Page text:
by Lauren Killgrove – Photo Editor
Judo is an often underappreciated and looked over sport. When students think of spring sports, judo is not often first to come to mind, but that does not dismiss the fact that our judo team is hardworking and is prepared for success.
Coach Jeff Tibeau and assistant coach Douglas Graham lead the team to a hopefully successful season. “Things are looking good. We have a few returners and our first-year students are well ahead what they traditionally have been.” Sensei Graham said. The progress that has been accomplished has been more than satisfactory as the members have improved more than what has been expected in previous seasons.
Practice is where the coaches teach the students the judo aspects and techniques. “The spirit that’s going during practice, there’s no individual part of it that’s best. The students are very positive about their practice. They’re learning, they’re enjoying themselves, and they’re progressing.” Sensei Graham said. For their routine, the students divide into groups of two and practice the techniques they are shown. To display their teachings to the group, Tibeau and Graham gather all the teammates and show them what to do. Afterwards, when the teams are in pairs, flailing bodies hit the floor after their partner succeeds in learning newly taught routines.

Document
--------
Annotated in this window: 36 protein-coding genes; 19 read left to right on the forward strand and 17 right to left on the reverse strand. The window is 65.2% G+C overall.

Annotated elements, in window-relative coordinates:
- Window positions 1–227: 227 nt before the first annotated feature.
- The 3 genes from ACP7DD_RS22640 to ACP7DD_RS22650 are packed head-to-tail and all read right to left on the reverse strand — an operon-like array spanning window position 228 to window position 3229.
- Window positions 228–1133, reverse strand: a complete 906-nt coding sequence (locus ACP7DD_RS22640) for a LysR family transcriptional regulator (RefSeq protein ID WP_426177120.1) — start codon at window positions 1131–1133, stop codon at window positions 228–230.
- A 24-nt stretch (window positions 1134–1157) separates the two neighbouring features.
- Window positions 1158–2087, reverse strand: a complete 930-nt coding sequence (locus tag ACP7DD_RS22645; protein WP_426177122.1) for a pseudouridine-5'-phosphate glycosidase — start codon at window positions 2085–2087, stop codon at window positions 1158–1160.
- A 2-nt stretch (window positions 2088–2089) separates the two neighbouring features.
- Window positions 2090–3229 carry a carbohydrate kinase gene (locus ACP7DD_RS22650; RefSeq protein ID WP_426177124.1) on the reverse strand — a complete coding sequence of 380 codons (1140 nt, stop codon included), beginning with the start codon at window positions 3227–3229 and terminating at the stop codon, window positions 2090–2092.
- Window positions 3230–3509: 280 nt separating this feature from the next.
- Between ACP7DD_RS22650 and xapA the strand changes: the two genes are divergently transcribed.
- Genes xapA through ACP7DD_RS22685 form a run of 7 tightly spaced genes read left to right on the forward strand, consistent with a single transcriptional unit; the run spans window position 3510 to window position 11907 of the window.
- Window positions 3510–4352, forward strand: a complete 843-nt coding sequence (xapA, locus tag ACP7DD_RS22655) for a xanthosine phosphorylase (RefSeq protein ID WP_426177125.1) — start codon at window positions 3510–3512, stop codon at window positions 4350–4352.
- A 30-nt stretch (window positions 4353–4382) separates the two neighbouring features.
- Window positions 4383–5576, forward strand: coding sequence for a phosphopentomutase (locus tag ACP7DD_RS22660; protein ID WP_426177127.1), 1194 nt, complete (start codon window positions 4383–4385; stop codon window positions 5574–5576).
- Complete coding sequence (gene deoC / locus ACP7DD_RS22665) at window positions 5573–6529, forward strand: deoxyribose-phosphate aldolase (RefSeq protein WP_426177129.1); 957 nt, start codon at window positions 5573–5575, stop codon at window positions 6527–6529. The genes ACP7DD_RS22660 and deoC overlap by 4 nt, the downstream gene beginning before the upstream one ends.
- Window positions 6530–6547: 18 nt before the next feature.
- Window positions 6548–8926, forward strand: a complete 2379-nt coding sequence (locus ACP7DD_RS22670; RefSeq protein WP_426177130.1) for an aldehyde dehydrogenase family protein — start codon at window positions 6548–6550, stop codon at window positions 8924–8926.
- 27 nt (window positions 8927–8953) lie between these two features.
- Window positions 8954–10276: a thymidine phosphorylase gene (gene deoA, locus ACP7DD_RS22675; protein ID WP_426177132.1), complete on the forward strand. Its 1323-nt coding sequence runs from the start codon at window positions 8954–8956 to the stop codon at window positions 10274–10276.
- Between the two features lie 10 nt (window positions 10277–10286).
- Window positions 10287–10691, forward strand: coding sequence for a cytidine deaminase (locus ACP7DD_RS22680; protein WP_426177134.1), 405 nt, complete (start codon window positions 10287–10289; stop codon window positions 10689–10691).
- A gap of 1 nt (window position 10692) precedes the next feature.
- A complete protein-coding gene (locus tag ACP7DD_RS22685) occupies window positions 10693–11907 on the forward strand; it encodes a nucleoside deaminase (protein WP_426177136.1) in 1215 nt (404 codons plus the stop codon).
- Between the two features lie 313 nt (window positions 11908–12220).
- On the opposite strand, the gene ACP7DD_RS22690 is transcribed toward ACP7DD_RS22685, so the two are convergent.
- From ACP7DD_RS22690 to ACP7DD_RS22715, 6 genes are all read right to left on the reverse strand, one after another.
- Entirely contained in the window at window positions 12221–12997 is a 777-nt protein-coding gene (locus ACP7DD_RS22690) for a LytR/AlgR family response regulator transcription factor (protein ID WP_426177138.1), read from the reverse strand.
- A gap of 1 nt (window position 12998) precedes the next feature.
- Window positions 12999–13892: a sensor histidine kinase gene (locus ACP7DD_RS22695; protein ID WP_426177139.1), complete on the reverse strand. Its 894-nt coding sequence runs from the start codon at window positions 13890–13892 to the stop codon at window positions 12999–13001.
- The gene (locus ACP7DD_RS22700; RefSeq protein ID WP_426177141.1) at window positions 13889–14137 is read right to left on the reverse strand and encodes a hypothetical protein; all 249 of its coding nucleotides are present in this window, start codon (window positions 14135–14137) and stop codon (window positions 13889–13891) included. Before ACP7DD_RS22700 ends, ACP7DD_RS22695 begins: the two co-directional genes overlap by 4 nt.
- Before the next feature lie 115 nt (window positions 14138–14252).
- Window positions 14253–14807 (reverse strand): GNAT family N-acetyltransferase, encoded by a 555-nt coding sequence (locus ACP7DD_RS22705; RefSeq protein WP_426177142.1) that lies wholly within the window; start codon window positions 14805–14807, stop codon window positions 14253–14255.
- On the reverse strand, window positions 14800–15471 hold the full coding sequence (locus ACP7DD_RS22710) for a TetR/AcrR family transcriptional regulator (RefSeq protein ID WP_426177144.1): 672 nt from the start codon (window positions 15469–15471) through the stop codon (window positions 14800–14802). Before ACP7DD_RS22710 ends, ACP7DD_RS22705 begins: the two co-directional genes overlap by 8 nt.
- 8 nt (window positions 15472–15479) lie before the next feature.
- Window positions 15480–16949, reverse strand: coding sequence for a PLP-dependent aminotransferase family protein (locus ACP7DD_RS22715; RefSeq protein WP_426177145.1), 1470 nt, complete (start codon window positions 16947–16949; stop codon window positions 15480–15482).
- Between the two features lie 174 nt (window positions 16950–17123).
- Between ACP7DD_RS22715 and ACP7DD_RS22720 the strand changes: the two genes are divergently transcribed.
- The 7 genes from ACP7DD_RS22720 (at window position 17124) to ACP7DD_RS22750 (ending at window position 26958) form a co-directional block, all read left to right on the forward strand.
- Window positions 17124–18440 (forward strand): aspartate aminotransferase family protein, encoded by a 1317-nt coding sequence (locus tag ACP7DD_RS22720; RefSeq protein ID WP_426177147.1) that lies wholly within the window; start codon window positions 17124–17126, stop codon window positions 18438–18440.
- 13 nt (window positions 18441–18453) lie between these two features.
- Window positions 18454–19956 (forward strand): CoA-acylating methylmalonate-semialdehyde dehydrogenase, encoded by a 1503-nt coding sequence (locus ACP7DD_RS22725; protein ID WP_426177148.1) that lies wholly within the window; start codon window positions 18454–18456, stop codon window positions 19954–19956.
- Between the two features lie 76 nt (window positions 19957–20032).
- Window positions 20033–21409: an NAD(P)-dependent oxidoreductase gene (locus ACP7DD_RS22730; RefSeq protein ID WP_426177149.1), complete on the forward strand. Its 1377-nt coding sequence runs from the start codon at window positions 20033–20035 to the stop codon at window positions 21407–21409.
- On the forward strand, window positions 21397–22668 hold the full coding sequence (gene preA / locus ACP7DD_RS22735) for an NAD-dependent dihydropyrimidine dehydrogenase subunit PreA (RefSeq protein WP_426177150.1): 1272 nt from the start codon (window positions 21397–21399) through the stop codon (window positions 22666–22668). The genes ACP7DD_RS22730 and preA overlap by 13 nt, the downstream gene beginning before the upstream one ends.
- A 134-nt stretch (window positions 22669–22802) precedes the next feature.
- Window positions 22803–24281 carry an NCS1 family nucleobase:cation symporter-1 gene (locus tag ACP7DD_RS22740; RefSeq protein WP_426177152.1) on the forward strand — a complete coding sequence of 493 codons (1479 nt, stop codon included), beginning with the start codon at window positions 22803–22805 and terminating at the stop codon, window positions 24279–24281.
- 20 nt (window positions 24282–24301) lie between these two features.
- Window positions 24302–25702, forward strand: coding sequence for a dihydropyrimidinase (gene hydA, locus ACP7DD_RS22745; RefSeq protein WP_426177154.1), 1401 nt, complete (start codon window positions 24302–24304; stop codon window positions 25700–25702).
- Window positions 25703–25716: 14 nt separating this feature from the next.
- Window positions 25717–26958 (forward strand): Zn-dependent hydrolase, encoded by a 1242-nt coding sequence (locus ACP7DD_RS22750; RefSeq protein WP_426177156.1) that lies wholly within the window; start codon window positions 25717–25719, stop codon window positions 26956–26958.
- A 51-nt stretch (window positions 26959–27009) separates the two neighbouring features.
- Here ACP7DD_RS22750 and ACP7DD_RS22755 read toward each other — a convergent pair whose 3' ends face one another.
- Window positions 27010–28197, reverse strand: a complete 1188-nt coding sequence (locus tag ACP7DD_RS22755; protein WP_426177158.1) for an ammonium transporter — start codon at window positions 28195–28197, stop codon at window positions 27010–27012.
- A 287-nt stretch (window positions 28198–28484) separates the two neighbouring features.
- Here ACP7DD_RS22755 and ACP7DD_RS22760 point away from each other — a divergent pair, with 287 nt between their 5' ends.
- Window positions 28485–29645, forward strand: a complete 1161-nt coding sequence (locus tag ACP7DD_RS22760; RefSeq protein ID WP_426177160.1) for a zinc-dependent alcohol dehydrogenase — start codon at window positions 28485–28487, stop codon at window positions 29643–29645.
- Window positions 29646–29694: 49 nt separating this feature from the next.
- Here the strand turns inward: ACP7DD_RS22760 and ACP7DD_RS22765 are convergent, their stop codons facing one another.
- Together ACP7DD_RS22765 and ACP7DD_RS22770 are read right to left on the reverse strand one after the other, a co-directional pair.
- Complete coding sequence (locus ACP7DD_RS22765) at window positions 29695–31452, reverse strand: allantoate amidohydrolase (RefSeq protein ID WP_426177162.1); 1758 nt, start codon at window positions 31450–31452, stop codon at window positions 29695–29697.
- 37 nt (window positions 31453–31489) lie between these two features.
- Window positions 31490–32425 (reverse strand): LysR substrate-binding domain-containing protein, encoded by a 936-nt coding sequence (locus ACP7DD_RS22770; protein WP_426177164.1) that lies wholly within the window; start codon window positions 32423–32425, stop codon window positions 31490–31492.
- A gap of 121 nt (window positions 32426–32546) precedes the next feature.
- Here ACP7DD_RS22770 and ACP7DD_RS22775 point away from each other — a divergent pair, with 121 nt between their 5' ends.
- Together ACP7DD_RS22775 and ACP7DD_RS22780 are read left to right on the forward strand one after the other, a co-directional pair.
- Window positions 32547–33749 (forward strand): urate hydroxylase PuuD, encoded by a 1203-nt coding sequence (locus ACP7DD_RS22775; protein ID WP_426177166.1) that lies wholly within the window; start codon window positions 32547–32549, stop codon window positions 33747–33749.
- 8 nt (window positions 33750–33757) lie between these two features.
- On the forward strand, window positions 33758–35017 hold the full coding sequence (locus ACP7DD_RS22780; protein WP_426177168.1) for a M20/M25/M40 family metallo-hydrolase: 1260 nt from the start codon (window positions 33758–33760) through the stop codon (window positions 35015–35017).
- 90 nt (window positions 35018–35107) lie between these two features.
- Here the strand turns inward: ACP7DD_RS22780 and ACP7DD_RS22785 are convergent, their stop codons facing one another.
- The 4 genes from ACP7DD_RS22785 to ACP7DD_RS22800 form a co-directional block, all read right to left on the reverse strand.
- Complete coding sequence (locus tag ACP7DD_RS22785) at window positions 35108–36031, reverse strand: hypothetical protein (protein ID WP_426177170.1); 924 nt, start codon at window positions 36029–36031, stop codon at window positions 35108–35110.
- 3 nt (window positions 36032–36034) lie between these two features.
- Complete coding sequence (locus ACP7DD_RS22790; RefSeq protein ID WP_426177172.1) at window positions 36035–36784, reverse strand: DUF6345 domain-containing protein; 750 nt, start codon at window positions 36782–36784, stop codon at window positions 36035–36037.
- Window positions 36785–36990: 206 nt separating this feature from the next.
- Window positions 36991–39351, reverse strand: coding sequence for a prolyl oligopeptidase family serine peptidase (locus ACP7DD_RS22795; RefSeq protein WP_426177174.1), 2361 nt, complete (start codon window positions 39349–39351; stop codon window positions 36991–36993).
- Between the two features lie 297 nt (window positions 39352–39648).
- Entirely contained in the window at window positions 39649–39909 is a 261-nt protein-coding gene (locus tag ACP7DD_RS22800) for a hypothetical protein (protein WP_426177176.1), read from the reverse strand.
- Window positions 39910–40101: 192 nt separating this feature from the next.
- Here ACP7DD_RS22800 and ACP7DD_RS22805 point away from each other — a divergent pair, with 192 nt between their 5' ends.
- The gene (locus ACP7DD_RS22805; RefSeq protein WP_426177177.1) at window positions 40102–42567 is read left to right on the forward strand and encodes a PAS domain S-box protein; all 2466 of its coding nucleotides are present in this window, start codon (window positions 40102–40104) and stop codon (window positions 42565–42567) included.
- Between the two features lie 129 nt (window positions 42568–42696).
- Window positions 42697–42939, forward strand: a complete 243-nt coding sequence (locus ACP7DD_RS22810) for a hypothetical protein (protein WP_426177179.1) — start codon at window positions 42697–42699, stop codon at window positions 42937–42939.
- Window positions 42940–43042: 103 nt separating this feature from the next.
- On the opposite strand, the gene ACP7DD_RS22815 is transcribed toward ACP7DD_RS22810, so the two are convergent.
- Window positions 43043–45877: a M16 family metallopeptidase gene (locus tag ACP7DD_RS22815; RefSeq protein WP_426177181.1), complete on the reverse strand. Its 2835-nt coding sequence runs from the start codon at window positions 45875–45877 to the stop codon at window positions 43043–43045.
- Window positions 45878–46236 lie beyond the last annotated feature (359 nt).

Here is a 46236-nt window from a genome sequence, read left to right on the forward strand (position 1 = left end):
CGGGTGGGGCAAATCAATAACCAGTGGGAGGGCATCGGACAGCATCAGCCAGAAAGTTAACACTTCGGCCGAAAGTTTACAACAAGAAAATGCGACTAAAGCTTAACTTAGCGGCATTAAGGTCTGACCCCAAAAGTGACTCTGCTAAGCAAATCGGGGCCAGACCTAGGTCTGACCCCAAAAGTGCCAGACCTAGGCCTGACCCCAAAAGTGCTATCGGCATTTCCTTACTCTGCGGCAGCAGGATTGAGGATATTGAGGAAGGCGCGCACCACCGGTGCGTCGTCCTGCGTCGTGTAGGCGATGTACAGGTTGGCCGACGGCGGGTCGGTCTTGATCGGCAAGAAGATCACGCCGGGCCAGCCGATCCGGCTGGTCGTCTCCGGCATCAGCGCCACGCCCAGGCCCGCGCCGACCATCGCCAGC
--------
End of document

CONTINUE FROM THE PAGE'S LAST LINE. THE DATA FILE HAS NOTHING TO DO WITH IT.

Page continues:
To many people’s misconception, judo is not a martial art, but instead an Olympic sport. Judo originates from Japan and many commands are in the Japanese language, just as many English words are used in commands in foreign countries when playing an English or American sport.
The reason that judo is used, however, is so a person can know how to defend themselves. The intention in judo is not to harm someone, but to stop someone from doing any harm to you. During matches, judo members do this by either throwing their opponent down to the ground, force your opponent onto the mat for a matter of 20 seconds, or to choke your opponent into the crook of your arm as a ‘request’ for your opponent’s submission.
For many, judo has benefitted their lives. Judo is a sport that offers self-defense techniques, social skills, as well as a new way to adapt your body to certain situation, as new member Fedi Tadele explained by saying, “it made me hurt in places I didn’t know I could hurt.” Judo is an impressive and intriguing sport, and our judo team is looking forward to using their techniques to succeed this season.